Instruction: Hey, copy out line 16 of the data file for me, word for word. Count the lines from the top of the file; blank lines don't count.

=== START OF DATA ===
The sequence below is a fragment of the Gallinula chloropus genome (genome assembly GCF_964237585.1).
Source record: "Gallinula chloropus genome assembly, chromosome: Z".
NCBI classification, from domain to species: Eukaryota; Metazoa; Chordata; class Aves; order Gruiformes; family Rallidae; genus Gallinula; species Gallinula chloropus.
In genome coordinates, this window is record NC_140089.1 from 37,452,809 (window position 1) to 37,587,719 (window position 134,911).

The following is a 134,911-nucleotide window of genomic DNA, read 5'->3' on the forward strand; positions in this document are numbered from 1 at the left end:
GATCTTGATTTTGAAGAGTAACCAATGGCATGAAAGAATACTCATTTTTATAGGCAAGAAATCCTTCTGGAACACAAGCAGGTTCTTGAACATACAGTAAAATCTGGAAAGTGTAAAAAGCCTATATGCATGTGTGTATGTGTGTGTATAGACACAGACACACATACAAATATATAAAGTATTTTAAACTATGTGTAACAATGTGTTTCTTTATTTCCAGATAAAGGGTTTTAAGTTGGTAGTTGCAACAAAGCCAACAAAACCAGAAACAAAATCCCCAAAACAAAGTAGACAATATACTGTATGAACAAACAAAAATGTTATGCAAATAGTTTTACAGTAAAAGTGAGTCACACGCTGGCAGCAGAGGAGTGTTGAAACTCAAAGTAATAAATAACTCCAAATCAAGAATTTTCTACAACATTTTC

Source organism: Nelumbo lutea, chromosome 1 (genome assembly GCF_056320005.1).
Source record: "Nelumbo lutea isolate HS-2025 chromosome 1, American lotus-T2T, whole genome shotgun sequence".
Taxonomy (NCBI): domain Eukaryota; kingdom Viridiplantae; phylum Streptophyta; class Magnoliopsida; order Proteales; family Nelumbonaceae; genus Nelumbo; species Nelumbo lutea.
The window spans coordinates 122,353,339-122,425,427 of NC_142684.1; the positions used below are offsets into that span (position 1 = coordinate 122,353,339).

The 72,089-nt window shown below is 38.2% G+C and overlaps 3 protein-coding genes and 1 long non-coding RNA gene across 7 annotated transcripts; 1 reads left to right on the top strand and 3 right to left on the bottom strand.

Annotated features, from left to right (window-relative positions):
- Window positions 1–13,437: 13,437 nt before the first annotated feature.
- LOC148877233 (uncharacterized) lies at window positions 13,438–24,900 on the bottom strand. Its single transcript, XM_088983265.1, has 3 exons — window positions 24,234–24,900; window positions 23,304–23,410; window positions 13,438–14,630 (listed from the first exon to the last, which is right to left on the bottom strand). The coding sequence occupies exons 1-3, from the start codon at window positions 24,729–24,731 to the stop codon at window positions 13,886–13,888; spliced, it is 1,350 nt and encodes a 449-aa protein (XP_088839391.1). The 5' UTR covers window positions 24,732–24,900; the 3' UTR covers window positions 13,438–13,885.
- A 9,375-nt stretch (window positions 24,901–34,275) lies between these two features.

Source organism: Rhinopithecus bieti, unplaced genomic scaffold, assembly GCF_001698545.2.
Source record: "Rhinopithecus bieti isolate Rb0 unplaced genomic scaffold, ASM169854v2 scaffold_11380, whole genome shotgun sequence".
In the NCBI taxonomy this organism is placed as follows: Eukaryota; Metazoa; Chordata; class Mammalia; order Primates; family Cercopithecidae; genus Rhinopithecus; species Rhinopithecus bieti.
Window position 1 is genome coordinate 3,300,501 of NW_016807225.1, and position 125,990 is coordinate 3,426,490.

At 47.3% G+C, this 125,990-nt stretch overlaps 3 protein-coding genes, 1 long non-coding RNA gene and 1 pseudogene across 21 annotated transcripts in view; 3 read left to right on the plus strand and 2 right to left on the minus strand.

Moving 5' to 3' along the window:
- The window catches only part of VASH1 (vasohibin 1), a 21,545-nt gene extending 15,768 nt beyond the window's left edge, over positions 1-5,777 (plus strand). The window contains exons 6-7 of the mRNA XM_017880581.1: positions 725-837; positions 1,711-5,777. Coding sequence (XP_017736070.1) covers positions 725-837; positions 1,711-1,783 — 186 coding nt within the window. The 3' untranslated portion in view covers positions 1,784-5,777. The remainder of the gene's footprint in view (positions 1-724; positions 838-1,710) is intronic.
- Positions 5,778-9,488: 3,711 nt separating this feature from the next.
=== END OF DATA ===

Source organism: Rhinopithecus bieti, unplaced genomic scaffold, assembly GCF_001698545.2.